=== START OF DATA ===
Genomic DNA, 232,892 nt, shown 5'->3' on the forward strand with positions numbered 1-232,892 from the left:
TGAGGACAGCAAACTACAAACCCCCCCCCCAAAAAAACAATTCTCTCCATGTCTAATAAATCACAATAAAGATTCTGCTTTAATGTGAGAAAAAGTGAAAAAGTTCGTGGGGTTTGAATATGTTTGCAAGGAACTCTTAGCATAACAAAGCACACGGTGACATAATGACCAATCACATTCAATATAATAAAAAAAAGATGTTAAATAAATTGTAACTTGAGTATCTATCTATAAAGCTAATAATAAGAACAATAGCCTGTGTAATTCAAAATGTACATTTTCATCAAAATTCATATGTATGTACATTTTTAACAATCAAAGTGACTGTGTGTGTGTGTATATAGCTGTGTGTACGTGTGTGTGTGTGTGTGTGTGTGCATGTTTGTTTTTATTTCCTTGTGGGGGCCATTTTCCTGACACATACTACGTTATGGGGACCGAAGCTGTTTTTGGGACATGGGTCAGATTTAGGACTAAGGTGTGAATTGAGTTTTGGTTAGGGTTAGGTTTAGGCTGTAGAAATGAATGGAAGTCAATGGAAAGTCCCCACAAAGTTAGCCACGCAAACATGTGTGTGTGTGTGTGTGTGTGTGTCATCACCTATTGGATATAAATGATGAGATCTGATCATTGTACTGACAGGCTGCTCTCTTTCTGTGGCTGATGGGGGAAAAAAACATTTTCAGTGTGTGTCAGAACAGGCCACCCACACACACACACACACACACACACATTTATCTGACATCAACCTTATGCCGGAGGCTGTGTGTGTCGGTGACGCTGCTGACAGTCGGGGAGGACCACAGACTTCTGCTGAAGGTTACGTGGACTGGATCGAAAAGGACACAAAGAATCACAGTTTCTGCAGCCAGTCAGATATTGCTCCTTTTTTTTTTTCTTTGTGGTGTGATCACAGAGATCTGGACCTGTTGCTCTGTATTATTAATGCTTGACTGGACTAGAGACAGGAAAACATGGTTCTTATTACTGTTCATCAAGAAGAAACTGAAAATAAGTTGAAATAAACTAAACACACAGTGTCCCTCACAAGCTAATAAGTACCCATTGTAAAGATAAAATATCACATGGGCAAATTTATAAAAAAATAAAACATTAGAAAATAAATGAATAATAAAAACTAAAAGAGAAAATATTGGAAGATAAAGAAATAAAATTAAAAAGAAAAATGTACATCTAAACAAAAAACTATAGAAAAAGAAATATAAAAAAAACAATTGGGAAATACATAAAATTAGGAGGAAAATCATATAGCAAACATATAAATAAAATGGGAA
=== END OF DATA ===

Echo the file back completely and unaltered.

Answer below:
Genomic DNA, 232,892 nt, shown 5'->3' on the forward strand with positions numbered 1-232,892 from the left:
TGAGGACAGCAAACTACAAACCCCCCCCCCAAAAAAACAATTCTCTCCATGTCTAATAAATCACAATAAAGATTCTGCTTTAATGTGAGAAAAAGTGAAAAAGTTCGTGGGGTTTGAATATGTTTGCAAGGAACTCTTAGCATAACAAAGCACACGGTGACATAATGACCAATCACATTCAATATAATAAAAAAAAGATGTTAAATAAATTGTAACTTGAGTATCTATCTATAAAGCTAATAATAAGAACAATAGCCTGTGTAATTCAAAATGTACATTTTCATCAAAATTCATATGTATGTACATTTTTAACAATCAAAGTGACTGTGTGTGTGTGTATATAGCTGTGTGTACGTGTGTGTGTGTGTGTGTGTGTGCATGTTTGTTTTTATTTCCTTGTGGGGGCCATTTTCCTGACACATACTACGTTATGGGGACCGAAGCTGTTTTTGGGACATGGGTCAGATTTAGGACTAAGGTGTGAATTGAGTTTTGGTTAGGGTTAGGTTTAGGCTGTAGAAATGAATGGAAGTCAATGGAAAGTCCCCACAAAGTTAGCCACGCAAACATGTGTGTGTGTGTGTGTGTGTGTGTCATCACCTATTGGATATAAATGATGAGATCTGATCATTGTACTGACAGGCTGCTCTCTTTCTGTGGCTGATGGGGGAAAAAAACATTTTCAGTGTGTGTCAGAACAGGCCACCCACACACACACACACACACACACACATTTATCTGACATCAACCTTATGCCGGAGGCTGTGTGTGTCGGTGACGCTGCTGACAGTCGGGGAGGACCACAGACTTCTGCTGAAGGTTACGTGGACTGGATCGAAAAGGACACAAAGAATCACAGTTTCTGCAGCCAGTCAGATATTGCTCCTTTTTTTTTTTCTTTGTGGTGTGATCACAGAGATCTGGACCTGTTGCTCTGTATTATTAATGCTTGACTGGACTAGAGACAGGAAAACATGGTTCTTATTACTGTTCATCAAGAAGAAACTGAAAATAAGTTGAAATAAACTAAACACACAGTGTCCCTCACAAGCTAATAAGTACCCATTGTAAAGATAAAATATCACATGGGCAAATTTATAAAAAAATAAAACATTAGAAAATAAATGAATAATAAAAACTAAAAGAGAAAATATTGGAAGATAAAGAAATAAAATTAAAAAGAAAAATGTACATCTAAACAAAAAACTATAGAAAAAGAAATATAAAAAAAACAATTGGGAAATACATAAAATTAGGAGGAAAATCATATAGCAAACATATAAATAAAATGGGAA